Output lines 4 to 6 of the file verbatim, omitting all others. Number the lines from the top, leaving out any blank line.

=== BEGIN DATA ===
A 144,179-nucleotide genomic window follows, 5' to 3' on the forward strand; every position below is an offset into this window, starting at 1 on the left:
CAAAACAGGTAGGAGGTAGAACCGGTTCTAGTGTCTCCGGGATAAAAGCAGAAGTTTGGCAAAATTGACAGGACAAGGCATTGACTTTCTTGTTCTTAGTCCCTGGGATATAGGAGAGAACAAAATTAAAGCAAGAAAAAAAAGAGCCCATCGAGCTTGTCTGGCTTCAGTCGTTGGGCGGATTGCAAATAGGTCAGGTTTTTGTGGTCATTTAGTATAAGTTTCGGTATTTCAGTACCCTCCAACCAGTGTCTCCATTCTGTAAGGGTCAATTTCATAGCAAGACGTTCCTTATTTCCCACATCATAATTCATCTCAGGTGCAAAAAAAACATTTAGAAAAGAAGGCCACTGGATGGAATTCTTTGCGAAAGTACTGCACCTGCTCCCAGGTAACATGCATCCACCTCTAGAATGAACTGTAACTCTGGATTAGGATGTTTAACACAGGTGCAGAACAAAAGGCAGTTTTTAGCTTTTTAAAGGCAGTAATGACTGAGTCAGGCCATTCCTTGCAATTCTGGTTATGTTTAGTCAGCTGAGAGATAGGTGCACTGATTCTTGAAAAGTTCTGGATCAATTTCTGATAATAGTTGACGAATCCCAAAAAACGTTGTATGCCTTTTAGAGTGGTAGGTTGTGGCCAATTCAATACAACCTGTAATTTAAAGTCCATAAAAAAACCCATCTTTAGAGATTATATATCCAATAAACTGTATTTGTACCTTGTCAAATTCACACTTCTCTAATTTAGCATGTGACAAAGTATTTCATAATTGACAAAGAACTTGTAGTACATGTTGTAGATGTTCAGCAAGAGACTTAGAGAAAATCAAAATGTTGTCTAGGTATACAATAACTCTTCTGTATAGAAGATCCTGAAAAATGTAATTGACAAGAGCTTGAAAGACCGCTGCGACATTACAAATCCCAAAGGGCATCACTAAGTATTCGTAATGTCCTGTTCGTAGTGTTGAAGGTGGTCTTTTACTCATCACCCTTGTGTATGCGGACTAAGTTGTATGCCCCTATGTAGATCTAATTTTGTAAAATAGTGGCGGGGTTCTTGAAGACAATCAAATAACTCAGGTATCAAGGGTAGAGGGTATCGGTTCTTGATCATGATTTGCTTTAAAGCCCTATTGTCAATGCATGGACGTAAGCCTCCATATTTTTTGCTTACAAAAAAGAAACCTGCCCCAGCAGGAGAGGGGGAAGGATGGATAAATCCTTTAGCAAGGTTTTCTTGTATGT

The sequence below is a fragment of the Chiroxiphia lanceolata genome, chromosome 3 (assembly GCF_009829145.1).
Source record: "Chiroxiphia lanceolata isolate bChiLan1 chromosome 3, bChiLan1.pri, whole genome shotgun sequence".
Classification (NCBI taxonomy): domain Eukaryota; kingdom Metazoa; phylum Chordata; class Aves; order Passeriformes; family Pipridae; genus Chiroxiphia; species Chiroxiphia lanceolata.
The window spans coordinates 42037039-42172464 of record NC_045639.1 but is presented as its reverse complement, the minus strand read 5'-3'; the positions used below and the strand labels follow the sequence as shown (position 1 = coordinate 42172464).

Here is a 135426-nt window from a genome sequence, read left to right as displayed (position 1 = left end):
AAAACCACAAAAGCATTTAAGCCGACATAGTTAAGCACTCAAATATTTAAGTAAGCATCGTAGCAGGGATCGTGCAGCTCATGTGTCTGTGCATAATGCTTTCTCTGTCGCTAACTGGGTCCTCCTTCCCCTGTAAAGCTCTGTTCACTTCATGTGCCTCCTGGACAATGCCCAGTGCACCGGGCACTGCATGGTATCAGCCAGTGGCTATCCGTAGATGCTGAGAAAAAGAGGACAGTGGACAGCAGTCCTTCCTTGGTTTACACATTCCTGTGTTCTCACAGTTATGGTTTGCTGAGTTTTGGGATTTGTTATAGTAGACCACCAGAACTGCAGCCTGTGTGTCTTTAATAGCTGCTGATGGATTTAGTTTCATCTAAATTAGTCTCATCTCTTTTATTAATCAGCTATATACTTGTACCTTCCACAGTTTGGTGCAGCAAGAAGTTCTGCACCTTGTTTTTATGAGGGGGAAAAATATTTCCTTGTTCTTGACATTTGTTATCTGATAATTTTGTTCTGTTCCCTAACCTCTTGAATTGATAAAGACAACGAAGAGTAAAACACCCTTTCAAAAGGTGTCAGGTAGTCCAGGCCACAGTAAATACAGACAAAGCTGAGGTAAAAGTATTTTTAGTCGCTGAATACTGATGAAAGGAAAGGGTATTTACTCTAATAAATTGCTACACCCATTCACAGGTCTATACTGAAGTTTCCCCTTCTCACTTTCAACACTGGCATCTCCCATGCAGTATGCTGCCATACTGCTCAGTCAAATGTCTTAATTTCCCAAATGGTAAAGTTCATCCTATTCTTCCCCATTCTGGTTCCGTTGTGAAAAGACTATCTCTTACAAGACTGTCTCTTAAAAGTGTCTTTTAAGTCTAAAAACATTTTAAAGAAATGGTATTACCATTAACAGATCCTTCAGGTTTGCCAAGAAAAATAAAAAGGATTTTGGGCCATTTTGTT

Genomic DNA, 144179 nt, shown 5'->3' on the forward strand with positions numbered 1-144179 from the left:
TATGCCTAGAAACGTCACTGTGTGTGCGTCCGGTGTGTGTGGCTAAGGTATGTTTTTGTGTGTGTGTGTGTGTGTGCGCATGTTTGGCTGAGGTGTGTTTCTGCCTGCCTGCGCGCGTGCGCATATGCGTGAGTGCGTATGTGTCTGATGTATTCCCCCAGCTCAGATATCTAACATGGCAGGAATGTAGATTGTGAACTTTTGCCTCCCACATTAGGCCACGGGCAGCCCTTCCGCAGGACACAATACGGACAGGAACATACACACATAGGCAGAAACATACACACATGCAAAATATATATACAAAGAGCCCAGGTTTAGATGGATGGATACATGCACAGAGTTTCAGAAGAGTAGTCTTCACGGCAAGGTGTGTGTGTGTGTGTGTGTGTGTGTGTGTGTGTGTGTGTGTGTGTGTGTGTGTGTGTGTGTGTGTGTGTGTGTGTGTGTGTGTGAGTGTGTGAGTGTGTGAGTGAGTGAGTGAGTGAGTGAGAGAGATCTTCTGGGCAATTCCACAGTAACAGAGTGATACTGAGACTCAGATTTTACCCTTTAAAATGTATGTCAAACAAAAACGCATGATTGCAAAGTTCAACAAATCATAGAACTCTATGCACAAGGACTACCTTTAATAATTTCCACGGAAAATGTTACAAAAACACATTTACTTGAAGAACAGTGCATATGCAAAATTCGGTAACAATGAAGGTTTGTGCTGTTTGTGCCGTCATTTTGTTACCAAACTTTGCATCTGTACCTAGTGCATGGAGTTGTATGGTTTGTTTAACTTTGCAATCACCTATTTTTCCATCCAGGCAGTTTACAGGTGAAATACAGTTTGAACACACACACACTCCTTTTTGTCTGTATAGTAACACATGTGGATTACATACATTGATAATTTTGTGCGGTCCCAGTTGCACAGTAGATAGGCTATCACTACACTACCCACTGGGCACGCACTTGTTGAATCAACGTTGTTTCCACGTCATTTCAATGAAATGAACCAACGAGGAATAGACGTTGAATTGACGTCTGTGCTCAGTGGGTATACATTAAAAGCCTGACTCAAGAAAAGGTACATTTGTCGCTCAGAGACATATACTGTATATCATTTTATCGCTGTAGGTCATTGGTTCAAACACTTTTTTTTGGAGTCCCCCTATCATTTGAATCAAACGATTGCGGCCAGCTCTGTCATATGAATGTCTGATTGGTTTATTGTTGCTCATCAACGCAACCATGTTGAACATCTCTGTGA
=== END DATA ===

Source record: "Chiroxiphia lanceolata isolate bChiLan1 chromosome 3, bChiLan1.pri, whole genome shotgun sequence".
Classification (NCBI taxonomy): domain Eukaryota; kingdom Metazoa; phylum Chordata; class Aves; order Passeriformes; family Pipridae; genus Chiroxiphia; species Chiroxiphia lanceolata.
The window spans coordinates 42037039-42172464 of record NC_045639.1 but is presented as its reverse complement, the minus strand read 5'-3'; the positions used below and the strand labels follow the sequence as shown (position 1 = coordinate 42172464).